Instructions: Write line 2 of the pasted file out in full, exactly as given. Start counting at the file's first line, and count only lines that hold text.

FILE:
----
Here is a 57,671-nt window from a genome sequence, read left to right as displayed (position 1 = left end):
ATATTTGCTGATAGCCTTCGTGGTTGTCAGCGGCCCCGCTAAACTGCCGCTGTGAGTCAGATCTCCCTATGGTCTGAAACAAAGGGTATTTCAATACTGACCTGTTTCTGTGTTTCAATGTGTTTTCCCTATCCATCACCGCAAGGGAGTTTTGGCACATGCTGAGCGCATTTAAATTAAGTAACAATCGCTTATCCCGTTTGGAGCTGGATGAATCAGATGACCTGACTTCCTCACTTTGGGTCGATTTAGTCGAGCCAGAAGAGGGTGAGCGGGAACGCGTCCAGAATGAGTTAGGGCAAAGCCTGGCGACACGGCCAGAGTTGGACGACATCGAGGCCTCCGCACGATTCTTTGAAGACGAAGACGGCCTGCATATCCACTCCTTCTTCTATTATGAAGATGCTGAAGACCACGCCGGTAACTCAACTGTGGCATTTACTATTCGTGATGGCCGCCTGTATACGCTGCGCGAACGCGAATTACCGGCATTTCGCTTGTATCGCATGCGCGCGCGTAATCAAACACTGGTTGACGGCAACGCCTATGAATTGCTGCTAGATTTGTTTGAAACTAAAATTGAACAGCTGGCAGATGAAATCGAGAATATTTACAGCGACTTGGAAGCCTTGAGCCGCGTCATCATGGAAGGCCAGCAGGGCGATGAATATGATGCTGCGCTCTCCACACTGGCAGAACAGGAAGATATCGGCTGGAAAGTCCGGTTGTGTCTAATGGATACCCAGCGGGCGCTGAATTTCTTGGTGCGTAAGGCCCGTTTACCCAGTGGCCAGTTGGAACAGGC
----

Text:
ATATTTGCTGATAGCCTTCGTGGTTGTCAGCGGCCCCGCTAAACTGCCGCTGTGAGTCAGATCTCCCTATGGTCTGAAACAAAGGGTATTTCAATACTGACCTGTTTCTGTGTTTCAATGTGTTTTCCCTATCCATCACCGCAAGGGAGTTTTGGCACATGCTGAGCGCATTTAAATTAAGTAACAATCGCTTATCCCGTTTGGAGCTGGATGAATCAGATGACCTGACTTCCTCACTTTGGGTCGATTTAGTCGAGCCAGAAGAGGGTGAGCGGGAACGCGTCCAGAATGAGTTAGGGCAAAGCCTGGCGACACGGCCAGAGTTGGACGACATCGAGGCCTCCGCACGATTCTTTGAAGACGAAGACGGCCTGCATATCCACTCCTTCTTCTATTATGAAGATGCTGAAGACCACGCCGGTAACTCAACTGTGGCATTTACTATTCGTGATGGCCGCCTGTATACGCTGCGCGAACGCGAATTACCGGCATTTCGCTTGTATCGCATGCGCGCGCGTAATCAAACACTGGTTGACGGCAACGCCTATGAATTGCTGCTAGATTTGTTTGAAACTAAAATTGAACAGCTGGCAGATGAAATCGAGAATATTTACAGCGACTTGGAAGCCTTGAGCCGCGTCATCATGGAAGGCCAGCAGGGCGATGAATATGATGCTGCGCTCTCCACACTGGCAGAACAGGAAGATATCGGCTGGAAAGTCCGGTTGTGTCTAATGGATACCCAGCGGGCGCTGAATTTCTTGGTGCGTAAGGCCCGTTTACCCAGTGGCCAGTTGGAACAGGC